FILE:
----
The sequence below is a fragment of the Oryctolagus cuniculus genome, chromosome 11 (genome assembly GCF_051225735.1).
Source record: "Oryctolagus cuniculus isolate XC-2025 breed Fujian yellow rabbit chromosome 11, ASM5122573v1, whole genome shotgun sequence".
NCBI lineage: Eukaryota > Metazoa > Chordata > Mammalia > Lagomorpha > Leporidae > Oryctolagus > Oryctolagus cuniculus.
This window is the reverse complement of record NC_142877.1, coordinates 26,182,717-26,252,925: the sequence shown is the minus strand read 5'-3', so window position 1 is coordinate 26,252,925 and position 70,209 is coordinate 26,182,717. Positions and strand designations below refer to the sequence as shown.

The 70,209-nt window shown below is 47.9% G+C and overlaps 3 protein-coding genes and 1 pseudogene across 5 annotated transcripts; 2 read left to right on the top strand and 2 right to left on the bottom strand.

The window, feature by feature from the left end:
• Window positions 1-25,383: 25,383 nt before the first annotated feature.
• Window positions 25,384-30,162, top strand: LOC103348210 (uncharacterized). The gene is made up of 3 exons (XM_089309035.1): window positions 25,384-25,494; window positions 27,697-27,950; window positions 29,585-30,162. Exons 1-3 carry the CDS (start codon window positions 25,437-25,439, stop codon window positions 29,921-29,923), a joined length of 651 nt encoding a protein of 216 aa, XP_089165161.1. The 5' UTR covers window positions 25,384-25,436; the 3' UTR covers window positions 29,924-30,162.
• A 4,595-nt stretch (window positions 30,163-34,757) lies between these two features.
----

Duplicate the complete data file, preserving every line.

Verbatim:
The sequence below is a fragment of the Oryctolagus cuniculus genome, chromosome 11 (genome assembly GCF_051225735.1).
Source record: "Oryctolagus cuniculus isolate XC-2025 breed Fujian yellow rabbit chromosome 11, ASM5122573v1, whole genome shotgun sequence".
NCBI lineage: Eukaryota > Metazoa > Chordata > Mammalia > Lagomorpha > Leporidae > Oryctolagus > Oryctolagus cuniculus.
This window is the reverse complement of record NC_142877.1, coordinates 26,182,717-26,252,925: the sequence shown is the minus strand read 5'-3', so window position 1 is coordinate 26,252,925 and position 70,209 is coordinate 26,182,717. Positions and strand designations below refer to the sequence as shown.

The 70,209-nt window shown below is 47.9% G+C and overlaps 3 protein-coding genes and 1 pseudogene across 5 annotated transcripts; 2 read left to right on the top strand and 2 right to left on the bottom strand.

The window, feature by feature from the left end:
• Window positions 1-25,383: 25,383 nt before the first annotated feature.
• Window positions 25,384-30,162, top strand: LOC103348210 (uncharacterized). The gene is made up of 3 exons (XM_089309035.1): window positions 25,384-25,494; window positions 27,697-27,950; window positions 29,585-30,162. Exons 1-3 carry the CDS (start codon window positions 25,437-25,439, stop codon window positions 29,921-29,923), a joined length of 651 nt encoding a protein of 216 aa, XP_089165161.1. The 5' UTR covers window positions 25,384-25,436; the 3' UTR covers window positions 29,924-30,162.
• A 4,595-nt stretch (window positions 30,163-34,757) lies between these two features.